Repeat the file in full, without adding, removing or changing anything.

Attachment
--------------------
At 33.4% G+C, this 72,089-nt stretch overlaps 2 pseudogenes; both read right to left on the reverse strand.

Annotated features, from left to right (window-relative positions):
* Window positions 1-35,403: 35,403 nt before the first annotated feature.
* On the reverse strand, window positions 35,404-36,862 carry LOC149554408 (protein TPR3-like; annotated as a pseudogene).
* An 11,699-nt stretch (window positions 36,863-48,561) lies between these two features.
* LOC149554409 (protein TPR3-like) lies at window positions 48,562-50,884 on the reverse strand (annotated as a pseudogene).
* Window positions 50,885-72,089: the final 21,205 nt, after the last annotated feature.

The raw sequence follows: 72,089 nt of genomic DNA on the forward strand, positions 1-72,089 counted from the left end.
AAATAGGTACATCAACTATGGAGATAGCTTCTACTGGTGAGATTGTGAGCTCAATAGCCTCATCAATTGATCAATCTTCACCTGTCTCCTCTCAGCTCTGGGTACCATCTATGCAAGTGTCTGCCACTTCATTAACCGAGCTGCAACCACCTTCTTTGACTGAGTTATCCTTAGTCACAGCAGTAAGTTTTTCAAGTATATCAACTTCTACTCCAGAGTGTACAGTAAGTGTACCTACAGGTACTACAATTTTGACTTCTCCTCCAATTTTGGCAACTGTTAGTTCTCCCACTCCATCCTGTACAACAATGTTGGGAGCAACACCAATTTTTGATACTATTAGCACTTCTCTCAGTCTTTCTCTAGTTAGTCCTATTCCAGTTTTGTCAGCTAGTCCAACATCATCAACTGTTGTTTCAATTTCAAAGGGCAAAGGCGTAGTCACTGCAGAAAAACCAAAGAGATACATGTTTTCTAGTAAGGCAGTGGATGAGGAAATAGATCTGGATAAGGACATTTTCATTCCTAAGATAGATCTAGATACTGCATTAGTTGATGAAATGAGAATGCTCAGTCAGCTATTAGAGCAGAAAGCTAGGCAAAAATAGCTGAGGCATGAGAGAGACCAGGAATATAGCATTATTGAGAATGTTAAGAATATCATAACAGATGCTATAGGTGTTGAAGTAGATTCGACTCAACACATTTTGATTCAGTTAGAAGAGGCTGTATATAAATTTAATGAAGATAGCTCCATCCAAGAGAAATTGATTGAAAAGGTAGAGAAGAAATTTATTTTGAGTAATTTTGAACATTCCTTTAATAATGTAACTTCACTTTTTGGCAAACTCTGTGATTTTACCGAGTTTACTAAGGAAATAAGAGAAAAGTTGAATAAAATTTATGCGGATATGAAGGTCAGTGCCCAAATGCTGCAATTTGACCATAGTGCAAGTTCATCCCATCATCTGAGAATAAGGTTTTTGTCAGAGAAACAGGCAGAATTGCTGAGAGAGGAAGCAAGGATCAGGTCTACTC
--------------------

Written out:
At 33.4% G+C, this 72,089-nt stretch overlaps 2 pseudogenes; both read right to left on the reverse strand.

Annotated features, from left to right (window-relative positions):
* Window positions 1-35,403: 35,403 nt before the first annotated feature.
* On the reverse strand, window positions 35,404-36,862 carry LOC149554408 (protein TPR3-like; annotated as a pseudogene).
* An 11,699-nt stretch (window positions 36,863-48,561) lies between these two features.
* LOC149554409 (protein TPR3-like) lies at window positions 48,562-50,884 on the reverse strand (annotated as a pseudogene).
* Window positions 50,885-72,089: the final 21,205 nt, after the last annotated feature.

The raw sequence follows: 72,089 nt of genomic DNA on the forward strand, positions 1-72,089 counted from the left end.
AAATAGGTACATCAACTATGGAGATAGCTTCTACTGGTGAGATTGTGAGCTCAATAGCCTCATCAATTGATCAATCTTCACCTGTCTCCTCTCAGCTCTGGGTACCATCTATGCAAGTGTCTGCCACTTCATTAACCGAGCTGCAACCACCTTCTTTGACTGAGTTATCCTTAGTCACAGCAGTAAGTTTTTCAAGTATATCAACTTCTACTCCAGAGTGTACAGTAAGTGTACCTACAGGTACTACAATTTTGACTTCTCCTCCAATTTTGGCAACTGTTAGTTCTCCCACTCCATCCTGTACAACAATGTTGGGAGCAACACCAATTTTTGATACTATTAGCACTTCTCTCAGTCTTTCTCTAGTTAGTCCTATTCCAGTTTTGTCAGCTAGTCCAACATCATCAACTGTTGTTTCAATTTCAAAGGGCAAAGGCGTAGTCACTGCAGAAAAACCAAAGAGATACATGTTTTCTAGTAAGGCAGTGGATGAGGAAATAGATCTGGATAAGGACATTTTCATTCCTAAGATAGATCTAGATACTGCATTAGTTGATGAAATGAGAATGCTCAGTCAGCTATTAGAGCAGAAAGCTAGGCAAAAATAGCTGAGGCATGAGAGAGACCAGGAATATAGCATTATTGAGAATGTTAAGAATATCATAACAGATGCTATAGGTGTTGAAGTAGATTCGACTCAACACATTTTGATTCAGTTAGAAGAGGCTGTATATAAATTTAATGAAGATAGCTCCATCCAAGAGAAATTGATTGAAAAGGTAGAGAAGAAATTTATTTTGAGTAATTTTGAACATTCCTTTAATAATGTAACTTCACTTTTTGGCAAACTCTGTGATTTTACCGAGTTTACTAAGGAAATAAGAGAAAAGTTGAATAAAATTTATGCGGATATGAAGGTCAGTGCCCAAATGCTGCAATTTGACCATAGTGCAAGTTCATCCCATCATCTGAGAATAAGGTTTTTGTCAGAGAAACAGGCAGAATTGCTGAGAGAGGAAGCAAGGATCAGGTCTACTC